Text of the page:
HYDERABAD: Coconut water is seen as a health drink, particularly to overcome problems relating to body heat and de-hydration.
Fresh coconut water has not been pasteurized, therefore it contains enzymes that help to detoxify and repair the body. But its market has all along suffered a handicap as the water’s shelf life lasts barely a few hours once decanted from the harvested coconut.
Coconut water is a great source of electrolytes, such as potassium, necessary for proper hydration, vitamins, minerals, trace elements, amino acids, enzymes, antioxidants, and phytonutrients, and is low in sugar, but pleasantly sweet, but once it is exposed to air, coconut water begins to ferment and rapidly loses most of its nutritional characteristics as it is highly perishable commodity.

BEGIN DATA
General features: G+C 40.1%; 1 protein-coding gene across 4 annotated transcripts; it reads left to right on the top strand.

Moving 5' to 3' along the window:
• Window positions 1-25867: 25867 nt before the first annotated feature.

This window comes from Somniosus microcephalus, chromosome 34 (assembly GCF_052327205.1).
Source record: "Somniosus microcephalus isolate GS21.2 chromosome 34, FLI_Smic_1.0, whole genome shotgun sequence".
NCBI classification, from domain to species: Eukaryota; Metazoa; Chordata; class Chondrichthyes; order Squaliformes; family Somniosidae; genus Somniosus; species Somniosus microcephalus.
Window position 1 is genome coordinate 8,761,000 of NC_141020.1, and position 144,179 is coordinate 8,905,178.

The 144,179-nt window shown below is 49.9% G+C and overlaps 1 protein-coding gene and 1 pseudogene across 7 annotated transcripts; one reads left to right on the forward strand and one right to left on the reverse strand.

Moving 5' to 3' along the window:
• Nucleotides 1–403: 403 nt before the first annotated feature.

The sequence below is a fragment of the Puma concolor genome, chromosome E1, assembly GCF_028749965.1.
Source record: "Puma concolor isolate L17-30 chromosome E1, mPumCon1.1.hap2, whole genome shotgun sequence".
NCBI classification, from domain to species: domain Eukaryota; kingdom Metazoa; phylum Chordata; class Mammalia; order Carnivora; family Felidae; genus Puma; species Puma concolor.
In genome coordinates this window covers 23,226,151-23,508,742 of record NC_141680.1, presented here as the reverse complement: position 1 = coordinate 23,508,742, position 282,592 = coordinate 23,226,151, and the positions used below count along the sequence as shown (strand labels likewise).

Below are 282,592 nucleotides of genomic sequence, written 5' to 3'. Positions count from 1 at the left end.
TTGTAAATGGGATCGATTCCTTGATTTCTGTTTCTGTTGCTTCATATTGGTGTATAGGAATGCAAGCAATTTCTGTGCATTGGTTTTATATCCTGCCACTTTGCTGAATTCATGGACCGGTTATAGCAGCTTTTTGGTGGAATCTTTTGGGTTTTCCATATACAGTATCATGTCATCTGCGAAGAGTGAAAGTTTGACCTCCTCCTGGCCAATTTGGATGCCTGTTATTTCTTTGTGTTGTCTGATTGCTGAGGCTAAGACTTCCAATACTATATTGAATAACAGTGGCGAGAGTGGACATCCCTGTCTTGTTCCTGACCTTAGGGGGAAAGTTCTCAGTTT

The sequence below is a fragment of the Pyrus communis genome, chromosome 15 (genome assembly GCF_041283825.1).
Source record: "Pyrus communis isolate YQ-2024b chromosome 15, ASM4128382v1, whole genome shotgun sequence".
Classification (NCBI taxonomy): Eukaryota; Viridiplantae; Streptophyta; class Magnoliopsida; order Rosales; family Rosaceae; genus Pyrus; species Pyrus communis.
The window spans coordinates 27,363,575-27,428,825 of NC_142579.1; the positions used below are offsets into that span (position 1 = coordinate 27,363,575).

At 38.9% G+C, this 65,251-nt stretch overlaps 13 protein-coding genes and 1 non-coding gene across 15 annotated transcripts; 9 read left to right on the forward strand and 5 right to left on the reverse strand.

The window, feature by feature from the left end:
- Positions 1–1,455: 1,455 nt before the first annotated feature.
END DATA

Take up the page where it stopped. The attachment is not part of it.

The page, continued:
Dr J. Anil Kumar, a general physician, said, “Any sweet item kept outside without refrigeration tends to get spoiled. In the case of coconut water, the taste changes if not consumed within 2-3 hours. Coconut water is a natural source of electrolytes, minerals, vitamins, complex carbohydrates, amino acids and other nutrients, but it needs to be consumed fresh.”
To eliminate the risk of bacterial growth, commercial bottlers are forced to sterilise the product using high-temperature/short-time pasteurisation (the same technology used in long-life milk).
But this destroys some of the coconut water’s nutrients and almost all of the flavour.